As an affiliated coach with Gazelles, Inc. we are called upon to help the organization implement the growth tools talked about in “Mastering the Rockefeller Habits” by Verne Harnish. As part of its strategic planning processes, an organization must identify core stakeholders and processes that drive growth. Once identified, it is imperative to have the 2 or 3 leading indicators that will let you know in advance (e.g. revenue and profit) that you are well on track to do well. By focusing on these leading indicators you will better execute on your strategy and thus better sustain your growth.
A great example was a technology development firm that was growing over 100% per year. After 4 years of consistent growth at incredible levels and being on the top of most highly recognized magazines’ (e.g. Fortune and INC) lists, they were seeing a decline in performance and turnover in employees who were considered stars. Originally the CEO thought that the company was outgrowing his people. Ultimately, he realized that he was burning everyone out. As a result, the company developed a new leading indicator of “Employee Hours.” They looked at all of the projects and made it a company requirement that all projects were staffed and planned to fit within a “60-Hour Work Week.” This became a critical leading indicator to their success and sustained growth. This goal actually revolutionized the way the company thought, improved quality, reduced cycle time, employee retention, customer satisfaction, and actually increased growth.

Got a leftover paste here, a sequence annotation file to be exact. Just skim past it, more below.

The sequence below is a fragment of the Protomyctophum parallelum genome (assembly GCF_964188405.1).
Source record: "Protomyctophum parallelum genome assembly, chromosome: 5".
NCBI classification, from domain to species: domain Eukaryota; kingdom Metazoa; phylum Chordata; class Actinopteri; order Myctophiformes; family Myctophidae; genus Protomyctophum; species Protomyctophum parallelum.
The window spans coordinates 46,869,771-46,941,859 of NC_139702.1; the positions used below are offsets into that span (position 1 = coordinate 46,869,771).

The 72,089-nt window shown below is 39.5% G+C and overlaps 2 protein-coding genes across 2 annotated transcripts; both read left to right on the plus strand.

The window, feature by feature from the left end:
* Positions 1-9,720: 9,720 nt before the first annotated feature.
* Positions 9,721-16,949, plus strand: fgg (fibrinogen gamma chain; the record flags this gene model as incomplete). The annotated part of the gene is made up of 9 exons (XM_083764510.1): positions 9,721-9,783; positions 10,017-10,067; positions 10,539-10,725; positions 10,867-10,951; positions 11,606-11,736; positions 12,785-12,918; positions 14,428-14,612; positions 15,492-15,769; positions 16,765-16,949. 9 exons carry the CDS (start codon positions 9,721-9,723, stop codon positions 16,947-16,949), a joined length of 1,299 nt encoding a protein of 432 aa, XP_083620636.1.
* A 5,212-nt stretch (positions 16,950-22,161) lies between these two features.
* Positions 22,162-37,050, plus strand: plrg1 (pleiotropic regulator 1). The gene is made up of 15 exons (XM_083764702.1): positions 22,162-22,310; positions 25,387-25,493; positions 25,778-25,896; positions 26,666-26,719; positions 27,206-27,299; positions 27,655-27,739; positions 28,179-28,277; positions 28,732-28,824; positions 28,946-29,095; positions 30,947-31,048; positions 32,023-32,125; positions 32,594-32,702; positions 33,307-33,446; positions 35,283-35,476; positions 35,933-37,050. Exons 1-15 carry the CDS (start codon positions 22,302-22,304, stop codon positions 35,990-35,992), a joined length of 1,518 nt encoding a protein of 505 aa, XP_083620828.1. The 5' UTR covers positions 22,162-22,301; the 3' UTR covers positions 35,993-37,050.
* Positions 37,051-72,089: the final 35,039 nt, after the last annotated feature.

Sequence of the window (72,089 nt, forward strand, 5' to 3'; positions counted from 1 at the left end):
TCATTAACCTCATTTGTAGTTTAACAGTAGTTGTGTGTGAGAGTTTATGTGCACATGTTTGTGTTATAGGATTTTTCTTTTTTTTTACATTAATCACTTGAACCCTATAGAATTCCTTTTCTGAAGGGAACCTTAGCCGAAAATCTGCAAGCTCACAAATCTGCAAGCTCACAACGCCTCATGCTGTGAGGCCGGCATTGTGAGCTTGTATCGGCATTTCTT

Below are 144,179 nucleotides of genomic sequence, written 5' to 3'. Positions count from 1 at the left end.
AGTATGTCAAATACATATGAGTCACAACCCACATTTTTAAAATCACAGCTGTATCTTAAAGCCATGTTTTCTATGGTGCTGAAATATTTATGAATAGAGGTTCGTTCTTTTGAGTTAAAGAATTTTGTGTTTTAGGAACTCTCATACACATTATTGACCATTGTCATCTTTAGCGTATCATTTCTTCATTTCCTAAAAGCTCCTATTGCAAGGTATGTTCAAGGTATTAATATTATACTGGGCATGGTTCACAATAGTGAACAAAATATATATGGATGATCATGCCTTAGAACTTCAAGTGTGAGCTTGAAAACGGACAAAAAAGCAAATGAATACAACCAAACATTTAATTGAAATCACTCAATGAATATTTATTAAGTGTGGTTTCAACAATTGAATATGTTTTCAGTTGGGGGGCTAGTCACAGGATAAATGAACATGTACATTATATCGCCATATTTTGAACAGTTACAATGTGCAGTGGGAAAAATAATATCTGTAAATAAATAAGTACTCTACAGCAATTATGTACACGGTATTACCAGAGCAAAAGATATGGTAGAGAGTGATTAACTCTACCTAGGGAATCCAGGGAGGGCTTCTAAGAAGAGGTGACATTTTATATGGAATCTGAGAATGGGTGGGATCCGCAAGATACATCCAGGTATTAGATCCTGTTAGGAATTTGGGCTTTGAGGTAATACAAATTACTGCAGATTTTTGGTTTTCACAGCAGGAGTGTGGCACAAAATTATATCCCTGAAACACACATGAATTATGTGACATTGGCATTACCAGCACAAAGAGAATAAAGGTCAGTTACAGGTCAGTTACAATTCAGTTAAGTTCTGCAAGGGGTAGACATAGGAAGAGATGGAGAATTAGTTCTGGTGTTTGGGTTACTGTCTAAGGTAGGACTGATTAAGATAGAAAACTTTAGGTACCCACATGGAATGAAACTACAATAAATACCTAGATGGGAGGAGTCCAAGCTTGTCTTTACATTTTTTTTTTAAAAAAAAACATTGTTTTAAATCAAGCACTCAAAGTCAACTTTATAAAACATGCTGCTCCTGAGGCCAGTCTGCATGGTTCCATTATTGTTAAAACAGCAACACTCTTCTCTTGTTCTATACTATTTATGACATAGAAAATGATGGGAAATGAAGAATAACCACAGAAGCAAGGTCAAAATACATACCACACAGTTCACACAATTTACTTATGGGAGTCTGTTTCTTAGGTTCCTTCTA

Another great leading indicator that is highly recommended for every business is Net Promoter Score (“NPS”). In “The Ultimate Question,” author Fred Reichheld introduces the NPS as the way in which leading firms transform their customers into promoters. The survey focused around one simple question, “Would you recommend us to a friend?” The analysis shows that on average, if a company increases NPS by a dozen points versus competitors, it can expect revenue growth to double. This is a radical change from the customer satisfaction score, which is totally ineffective in predicting success for a company. .
You would think by the title of Patrick Lecioni’s book, “Death by Meeting,” it would be about companies having too many meetings. Actually, the point of the book is that companies have too many bad meetings. Your organization must have a system of daily, weekly, monthly, and quarterly meetings that focus communications around what is critical to driving your businesses, preventing bottlenecks before they happen, and promoting teamwork. Design meeting agendas to discuss those topics that will drive your business, using the information you already prescribed in your “one-page” plans.
Growing consistently at record levels starts with strategy. Once you have developed a good strategy, you may not grow as much as you should because of poor execution of strategy. The key is to learn from my friend Raul to be a good pilot. Have a good flight plan that you can fit on one page, use leading indicators to identify issues early, and have a great communications system so you are able address problems rapidly and maximize growth and profits.
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* Excerpt from Mastering the Rockerfeller Habits by Verne Harnish.